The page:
In addition to these findings, research from the same group, part of the Beckley/Imperial Research Programme, revealed that listening to music while taking LSD triggered interesting changes in brain signalling that were associated with eyes-closed visions.
In a study published in the journal European Neuropsychopharmacology, the researchers found altered visual cortex activity under the drug, and that the combination of LSD and music caused this region to receive more information from an area of the brain called the parahippocampus. The parahippocampus is involved in mental imagery and personal memory, and the more it communicated with the visual cortex, the more people reported experiencing complex visions, such as seeing scenes from their lives.
PhD student Mendel Kaelen from the Department of Medicine at Imperial, who was lead author of the music paper, said: “This is the first time we have witnessed the interaction of a psychedelic compound and music with the brain’s biology.
The Beckley/Imperial Research Programme hope these collective findings may pave the way for these compounds being one day used to treat psychiatric disorders. They could be particularly useful in conditions where negative thought patterns have become entrenched, say the scientists, such as in depression or addiction.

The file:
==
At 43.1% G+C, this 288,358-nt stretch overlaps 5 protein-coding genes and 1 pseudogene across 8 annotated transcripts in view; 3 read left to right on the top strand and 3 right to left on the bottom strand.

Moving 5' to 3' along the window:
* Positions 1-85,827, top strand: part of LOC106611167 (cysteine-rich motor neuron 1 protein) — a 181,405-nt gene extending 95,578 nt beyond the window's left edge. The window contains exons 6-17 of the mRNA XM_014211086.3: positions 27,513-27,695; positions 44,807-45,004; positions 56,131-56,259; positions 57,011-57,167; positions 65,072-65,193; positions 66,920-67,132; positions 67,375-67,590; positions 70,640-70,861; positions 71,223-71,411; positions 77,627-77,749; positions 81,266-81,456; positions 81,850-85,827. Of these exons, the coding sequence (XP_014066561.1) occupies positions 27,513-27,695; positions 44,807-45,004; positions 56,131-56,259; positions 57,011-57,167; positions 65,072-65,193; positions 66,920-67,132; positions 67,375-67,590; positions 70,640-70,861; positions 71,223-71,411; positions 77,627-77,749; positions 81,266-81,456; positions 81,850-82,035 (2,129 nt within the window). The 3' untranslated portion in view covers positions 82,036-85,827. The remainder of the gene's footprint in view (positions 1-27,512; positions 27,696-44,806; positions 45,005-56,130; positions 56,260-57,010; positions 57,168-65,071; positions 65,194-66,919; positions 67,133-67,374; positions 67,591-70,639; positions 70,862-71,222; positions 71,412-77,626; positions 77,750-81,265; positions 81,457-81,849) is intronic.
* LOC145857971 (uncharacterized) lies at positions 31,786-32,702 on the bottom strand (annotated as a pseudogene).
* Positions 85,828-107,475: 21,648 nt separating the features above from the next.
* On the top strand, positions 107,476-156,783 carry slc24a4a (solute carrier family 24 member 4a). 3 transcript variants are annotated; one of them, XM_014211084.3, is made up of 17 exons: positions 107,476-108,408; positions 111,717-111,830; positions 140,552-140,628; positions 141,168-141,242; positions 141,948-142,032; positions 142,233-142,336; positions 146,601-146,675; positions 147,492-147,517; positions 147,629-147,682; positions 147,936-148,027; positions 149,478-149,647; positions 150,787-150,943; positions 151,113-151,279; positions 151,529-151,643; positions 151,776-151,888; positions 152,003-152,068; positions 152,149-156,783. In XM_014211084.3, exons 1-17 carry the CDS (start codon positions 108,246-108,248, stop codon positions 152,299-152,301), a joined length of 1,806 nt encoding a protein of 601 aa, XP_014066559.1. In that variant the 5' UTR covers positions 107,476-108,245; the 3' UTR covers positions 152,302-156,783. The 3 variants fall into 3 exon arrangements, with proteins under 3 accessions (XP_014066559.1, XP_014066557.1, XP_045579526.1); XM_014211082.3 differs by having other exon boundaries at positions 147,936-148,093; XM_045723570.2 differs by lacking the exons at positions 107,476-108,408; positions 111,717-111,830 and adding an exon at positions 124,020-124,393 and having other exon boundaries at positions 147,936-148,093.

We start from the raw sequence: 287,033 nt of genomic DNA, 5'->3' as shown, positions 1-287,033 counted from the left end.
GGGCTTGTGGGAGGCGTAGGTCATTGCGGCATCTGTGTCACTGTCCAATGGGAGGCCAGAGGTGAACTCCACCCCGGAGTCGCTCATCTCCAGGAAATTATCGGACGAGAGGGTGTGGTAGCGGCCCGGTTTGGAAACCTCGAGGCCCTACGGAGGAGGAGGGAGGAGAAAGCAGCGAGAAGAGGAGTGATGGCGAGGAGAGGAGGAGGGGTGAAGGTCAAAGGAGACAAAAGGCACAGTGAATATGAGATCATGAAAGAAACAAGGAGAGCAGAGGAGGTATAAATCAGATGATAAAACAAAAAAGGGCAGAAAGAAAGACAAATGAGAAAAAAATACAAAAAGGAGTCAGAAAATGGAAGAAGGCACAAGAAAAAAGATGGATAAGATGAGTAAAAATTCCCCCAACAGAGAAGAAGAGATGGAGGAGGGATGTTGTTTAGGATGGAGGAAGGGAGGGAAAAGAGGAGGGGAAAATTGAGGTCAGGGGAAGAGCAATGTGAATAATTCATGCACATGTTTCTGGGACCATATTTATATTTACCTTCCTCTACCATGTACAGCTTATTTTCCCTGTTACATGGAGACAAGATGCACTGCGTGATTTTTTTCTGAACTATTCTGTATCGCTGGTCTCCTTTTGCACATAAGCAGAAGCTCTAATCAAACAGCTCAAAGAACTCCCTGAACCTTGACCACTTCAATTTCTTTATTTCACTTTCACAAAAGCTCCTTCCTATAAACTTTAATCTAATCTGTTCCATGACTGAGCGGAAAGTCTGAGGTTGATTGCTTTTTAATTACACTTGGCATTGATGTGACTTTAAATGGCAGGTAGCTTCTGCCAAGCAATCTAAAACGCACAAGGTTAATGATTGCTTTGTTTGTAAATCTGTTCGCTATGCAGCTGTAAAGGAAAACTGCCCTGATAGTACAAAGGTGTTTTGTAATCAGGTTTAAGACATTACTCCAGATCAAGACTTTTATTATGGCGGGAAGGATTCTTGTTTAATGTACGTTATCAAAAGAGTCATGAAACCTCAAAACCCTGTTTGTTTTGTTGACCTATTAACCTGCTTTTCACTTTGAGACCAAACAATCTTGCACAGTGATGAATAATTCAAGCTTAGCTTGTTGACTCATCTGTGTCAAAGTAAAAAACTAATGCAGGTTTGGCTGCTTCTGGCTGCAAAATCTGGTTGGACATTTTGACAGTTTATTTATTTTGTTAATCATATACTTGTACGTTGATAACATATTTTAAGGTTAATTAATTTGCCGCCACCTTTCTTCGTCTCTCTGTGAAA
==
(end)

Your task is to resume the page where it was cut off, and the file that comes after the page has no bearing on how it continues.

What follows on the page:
Mendel Kaelen added: “A major focus for future research is how we can use the knowledge gained from our current research to develop more effective therapeutic approaches for treatments such as depression; for example, music-listening and LSD may be a powerful therapeutic combination if provided in the right way.”
Professor David Nutt, the senior researcher on the study and Edmond J Safra Chair in Neuropsychopharmacology at Imperial, said: “Scientists have waited 50 years for this moment – the revealing of how LSD alters our brain biology. For the first time we can really see what’s happening in the brain during the psychedelic state, and can better understand why LSD had such a profound impact on self-awareness in users and on music and art. This could have great implications for psychiatry, and helping patients overcome conditions such as depression.”
Amanda Feilding, Director of the Beckley Foundation, said: “We are finally unveiling the brain mechanisms underlying the potential of LSD, not only to heal, but also to deepen our understanding of consciousness itself.”
The research involved 20 healthy volunteers – each of whom received both LSD and placebo – and all of whom were deemed psychologically and physically healthy. All the volunteers had previously taken some type of psychedelic drug. During carefully controlled and supervised experiments in a specialist research centre, each volunteer received an injection of either 75 micrograms of LSD, or placebo. Their brains were then scanned using various techniques including fMRI and magnetoencephalography (MEG). These enabled the researchers to study activity within the whole of the brain by monitoring blood flow and electrical activity.